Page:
The word "basic" has a variety of connotations, and allegedly thanks to Kate Moss it is the more negative ones that became fashionable early this summer. But now, as the new school year starts up, BASIC has suddenly found itself being thrust into the headlines in a much more positive way - the computer language that can enable every child to learn to code.
We still live in an education system that is geared towards and favours men; be that reserving a place for an Etonian at King's College, or providing a boy's school with more funding. Now that we have equal educational rights, these age old agreements need to be revised, reformed and ultimately repealed.
Inequality is everywhere at the moment. Scarcely a day goes by without a new take on an age-old story. Inevitably, much of this has focused around money - the super rich, multinationals, bonuses, the wage gap, housing, Swiss bank accounts, tax - all have been under the media spotlight in articles that generate anger and jealousy in equal measure.
I encourage any school to dare to be, be that school that offers challenges for their pupils to conquer, the school that prepares children for the world as well as their GCSEs. Creating the employees and employers you want to work with won't be solely done in the isolation of a classroom, nobody said "go work for her, she was great at GCSE physics".
Sir Michael Wilshaw, head of Ofsted, said recently that private schools should be stripped of their charitable status for failing to sponsor academies and struggling state schools in poor areas. Through my personal experience of the private education system and my current work to provide academies with cost effective extra-curricular programs, I couldn't agree with him more.
Come on, you've got to get up. Did you have any homework? No I don't know where your blazer is. I promise we'll buy some shoes that fit tonight. Can you eat some breakfast & clean your teeth - now. No you haven't got melon in your packed lunch. Yes you do have to clean off that tattoo. No, you can't wear a loom band round your ankle. GET UP NOW! Shouldn't you have left by now?
I well remember my first days in my boarding school - the wolf whistles from the prefects' open windows as we passed in and out of our boarding quarters. Prettier boys were openly rated as desirable. It was in my second term, when I was 13 years old, that I first received a note from a 17-year-old in the school rugby team asking would I meet him for a smoke. This was a euphemism for intended sexual contact.
What I want to question is though, why the government has just started wanting to help mental health in schools? They have had years to do so, even by providing teachers better training with Mental Health awareness and understanding or making Mental Health a compulsory unit in Science or ECM, yet they have failed to do anything until recently...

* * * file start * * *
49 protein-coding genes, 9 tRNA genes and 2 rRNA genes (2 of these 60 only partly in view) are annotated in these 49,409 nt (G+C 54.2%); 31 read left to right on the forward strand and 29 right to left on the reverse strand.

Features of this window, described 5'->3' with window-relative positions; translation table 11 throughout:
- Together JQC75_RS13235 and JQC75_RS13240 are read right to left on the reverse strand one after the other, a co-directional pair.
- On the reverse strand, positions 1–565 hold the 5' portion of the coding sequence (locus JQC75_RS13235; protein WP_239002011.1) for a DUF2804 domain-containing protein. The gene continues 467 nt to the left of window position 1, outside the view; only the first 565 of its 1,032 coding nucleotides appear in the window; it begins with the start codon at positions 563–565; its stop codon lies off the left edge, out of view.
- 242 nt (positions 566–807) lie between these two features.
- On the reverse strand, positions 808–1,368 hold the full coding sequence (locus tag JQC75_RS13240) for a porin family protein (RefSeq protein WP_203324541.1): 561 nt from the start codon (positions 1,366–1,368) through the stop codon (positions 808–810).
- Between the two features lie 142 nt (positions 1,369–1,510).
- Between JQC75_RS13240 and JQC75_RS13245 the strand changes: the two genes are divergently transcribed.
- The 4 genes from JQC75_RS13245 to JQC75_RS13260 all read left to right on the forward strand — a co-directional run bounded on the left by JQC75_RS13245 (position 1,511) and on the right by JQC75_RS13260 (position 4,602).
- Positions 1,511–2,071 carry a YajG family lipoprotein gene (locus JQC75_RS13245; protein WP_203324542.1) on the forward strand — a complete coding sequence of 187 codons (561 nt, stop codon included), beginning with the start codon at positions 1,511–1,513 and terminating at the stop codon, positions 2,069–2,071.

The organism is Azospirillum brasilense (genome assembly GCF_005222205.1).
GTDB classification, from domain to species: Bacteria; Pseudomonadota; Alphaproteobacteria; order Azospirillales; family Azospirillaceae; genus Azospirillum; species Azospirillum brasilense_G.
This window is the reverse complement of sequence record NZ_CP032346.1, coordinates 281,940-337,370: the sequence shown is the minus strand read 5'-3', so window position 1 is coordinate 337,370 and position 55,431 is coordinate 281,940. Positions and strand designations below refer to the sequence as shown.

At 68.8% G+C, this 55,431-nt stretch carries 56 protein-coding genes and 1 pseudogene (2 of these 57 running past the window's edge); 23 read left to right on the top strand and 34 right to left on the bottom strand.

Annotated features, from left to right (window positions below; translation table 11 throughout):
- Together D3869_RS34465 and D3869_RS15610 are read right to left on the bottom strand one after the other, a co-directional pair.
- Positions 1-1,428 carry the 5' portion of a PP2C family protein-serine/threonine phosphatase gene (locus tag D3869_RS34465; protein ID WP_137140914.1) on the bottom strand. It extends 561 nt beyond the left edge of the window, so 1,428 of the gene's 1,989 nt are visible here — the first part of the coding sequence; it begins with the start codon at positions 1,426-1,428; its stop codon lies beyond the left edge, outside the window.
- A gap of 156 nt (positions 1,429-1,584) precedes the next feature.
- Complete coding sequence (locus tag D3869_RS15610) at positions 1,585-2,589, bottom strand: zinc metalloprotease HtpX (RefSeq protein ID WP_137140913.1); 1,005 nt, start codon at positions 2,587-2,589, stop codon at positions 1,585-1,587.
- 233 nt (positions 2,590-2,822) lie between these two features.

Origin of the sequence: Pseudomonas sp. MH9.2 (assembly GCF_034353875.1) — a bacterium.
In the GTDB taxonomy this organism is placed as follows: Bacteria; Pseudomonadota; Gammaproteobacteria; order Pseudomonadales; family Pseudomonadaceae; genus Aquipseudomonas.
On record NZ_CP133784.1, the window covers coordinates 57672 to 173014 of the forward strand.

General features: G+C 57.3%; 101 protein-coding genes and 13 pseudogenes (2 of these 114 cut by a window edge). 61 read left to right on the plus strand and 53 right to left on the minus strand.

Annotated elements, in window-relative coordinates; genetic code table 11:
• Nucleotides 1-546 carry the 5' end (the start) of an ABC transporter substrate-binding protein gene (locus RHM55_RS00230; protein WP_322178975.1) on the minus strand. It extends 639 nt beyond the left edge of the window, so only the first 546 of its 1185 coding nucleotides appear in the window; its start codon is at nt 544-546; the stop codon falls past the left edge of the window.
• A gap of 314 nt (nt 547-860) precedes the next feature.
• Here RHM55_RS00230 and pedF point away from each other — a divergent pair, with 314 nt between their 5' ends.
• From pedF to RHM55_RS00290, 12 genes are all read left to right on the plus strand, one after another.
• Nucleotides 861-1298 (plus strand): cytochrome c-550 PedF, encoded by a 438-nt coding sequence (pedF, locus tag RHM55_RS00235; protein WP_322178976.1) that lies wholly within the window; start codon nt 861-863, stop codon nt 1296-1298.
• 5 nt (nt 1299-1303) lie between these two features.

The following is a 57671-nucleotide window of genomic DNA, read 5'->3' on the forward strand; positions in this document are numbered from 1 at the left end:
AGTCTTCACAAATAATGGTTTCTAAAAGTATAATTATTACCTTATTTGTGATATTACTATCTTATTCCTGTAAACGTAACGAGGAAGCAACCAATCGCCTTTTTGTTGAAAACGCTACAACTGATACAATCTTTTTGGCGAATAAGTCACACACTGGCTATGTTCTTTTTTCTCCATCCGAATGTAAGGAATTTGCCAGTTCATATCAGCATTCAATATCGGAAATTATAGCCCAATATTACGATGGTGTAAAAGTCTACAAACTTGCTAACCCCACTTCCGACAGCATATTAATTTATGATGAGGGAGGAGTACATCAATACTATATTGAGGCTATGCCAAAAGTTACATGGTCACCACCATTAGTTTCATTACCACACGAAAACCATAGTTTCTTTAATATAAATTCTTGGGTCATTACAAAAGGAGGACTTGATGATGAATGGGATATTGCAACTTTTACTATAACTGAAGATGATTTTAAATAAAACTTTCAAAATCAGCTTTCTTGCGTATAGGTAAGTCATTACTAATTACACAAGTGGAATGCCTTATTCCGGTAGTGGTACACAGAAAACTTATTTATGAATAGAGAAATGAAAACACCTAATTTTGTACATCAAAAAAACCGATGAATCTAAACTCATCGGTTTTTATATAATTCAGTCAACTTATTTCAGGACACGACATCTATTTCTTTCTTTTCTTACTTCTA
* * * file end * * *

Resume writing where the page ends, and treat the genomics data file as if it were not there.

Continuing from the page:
Having depression myself, I know how it feels to feel isolated, alone and like nobody understands and sometimes this can feel like this case, however the good news is more people are coming forward to share their stories with Mental Health and this week, Mental Health Awareness Week has proved that, I have been ever so glad!
If left undetected dyslexia can cause difficulties with learning, and in extreme cases children are often labeled as 'stupid' or 'lazy'. This can lead to further problems of feelings of isolation and low self-esteem. The consequences of such neglect would be hugely damaging to students with dyslexia.
Schools, you either love them or hate them, a little bit like Marmite I guess. Some say school years are the best years of your life, some even say school reminds them of their youth. But what do you think of when you reminisce about your youth? Do you see school as a good thing or do you feel let down by your school?
Much recent writing on the Great War has veered between the highest-ranked and the humble: a determined rehabilitation of Haig at one end, with plain-spoken voices from the ranks at the other, whether individual Tommies who survived to tell their story, or whole battalions of 'Pals'. Lost in all this has been the story of the men arguably most responsible for British obduracy and eventual success - the officers of the line.